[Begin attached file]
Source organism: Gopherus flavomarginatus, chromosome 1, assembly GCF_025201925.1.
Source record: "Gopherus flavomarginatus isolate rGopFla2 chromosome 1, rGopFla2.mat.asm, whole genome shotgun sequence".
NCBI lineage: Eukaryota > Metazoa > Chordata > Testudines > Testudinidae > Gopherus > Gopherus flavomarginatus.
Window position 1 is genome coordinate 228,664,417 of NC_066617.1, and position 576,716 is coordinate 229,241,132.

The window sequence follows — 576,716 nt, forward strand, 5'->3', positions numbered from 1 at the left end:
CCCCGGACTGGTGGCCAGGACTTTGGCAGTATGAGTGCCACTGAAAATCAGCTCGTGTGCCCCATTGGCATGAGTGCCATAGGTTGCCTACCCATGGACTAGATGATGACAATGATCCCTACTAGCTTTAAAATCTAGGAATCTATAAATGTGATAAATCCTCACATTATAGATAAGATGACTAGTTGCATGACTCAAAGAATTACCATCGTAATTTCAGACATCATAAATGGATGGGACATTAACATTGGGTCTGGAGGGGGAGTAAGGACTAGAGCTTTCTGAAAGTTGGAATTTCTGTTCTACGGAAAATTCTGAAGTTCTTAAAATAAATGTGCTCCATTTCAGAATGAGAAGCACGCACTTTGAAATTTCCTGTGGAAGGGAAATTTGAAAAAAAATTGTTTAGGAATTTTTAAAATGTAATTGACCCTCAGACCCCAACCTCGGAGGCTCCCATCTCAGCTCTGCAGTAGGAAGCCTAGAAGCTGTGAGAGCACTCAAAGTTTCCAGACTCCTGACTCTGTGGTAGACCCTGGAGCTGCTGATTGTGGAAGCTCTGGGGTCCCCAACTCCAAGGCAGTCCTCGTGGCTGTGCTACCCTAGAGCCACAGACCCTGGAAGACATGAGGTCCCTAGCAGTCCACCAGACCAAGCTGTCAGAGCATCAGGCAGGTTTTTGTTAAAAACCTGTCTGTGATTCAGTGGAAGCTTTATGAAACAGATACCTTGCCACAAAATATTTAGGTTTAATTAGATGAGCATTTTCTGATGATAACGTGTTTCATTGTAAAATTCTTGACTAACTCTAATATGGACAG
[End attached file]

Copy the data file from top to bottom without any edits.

Source organism: Gopherus flavomarginatus, chromosome 1, assembly GCF_025201925.1.
Source record: "Gopherus flavomarginatus isolate rGopFla2 chromosome 1, rGopFla2.mat.asm, whole genome shotgun sequence".
NCBI lineage: Eukaryota > Metazoa > Chordata > Testudines > Testudinidae > Gopherus > Gopherus flavomarginatus.
Window position 1 is genome coordinate 228,664,417 of NC_066617.1, and position 576,716 is coordinate 229,241,132.

The window sequence follows — 576,716 nt, forward strand, 5'->3', positions numbered from 1 at the left end:
CCCCGGACTGGTGGCCAGGACTTTGGCAGTATGAGTGCCACTGAAAATCAGCTCGTGTGCCCCATTGGCATGAGTGCCATAGGTTGCCTACCCATGGACTAGATGATGACAATGATCCCTACTAGCTTTAAAATCTAGGAATCTATAAATGTGATAAATCCTCACATTATAGATAAGATGACTAGTTGCATGACTCAAAGAATTACCATCGTAATTTCAGACATCATAAATGGATGGGACATTAACATTGGGTCTGGAGGGGGAGTAAGGACTAGAGCTTTCTGAAAGTTGGAATTTCTGTTCTACGGAAAATTCTGAAGTTCTTAAAATAAATGTGCTCCATTTCAGAATGAGAAGCACGCACTTTGAAATTTCCTGTGGAAGGGAAATTTGAAAAAAAATTGTTTAGGAATTTTTAAAATGTAATTGACCCTCAGACCCCAACCTCGGAGGCTCCCATCTCAGCTCTGCAGTAGGAAGCCTAGAAGCTGTGAGAGCACTCAAAGTTTCCAGACTCCTGACTCTGTGGTAGACCCTGGAGCTGCTGATTGTGGAAGCTCTGGGGTCCCCAACTCCAAGGCAGTCCTCGTGGCTGTGCTACCCTAGAGCCACAGACCCTGGAAGACATGAGGTCCCTAGCAGTCCACCAGACCAAGCTGTCAGAGCATCAGGCAGGTTTTTGTTAAAAACCTGTCTGTGATTCAGTGGAAGCTTTATGAAACAGATACCTTGCCACAAAATATTTAGGTTTAATTAGATGAGCATTTTCTGATGATAACGTGTTTCATTGTAAAATTCTTGACTAACTCTAATATGGACAG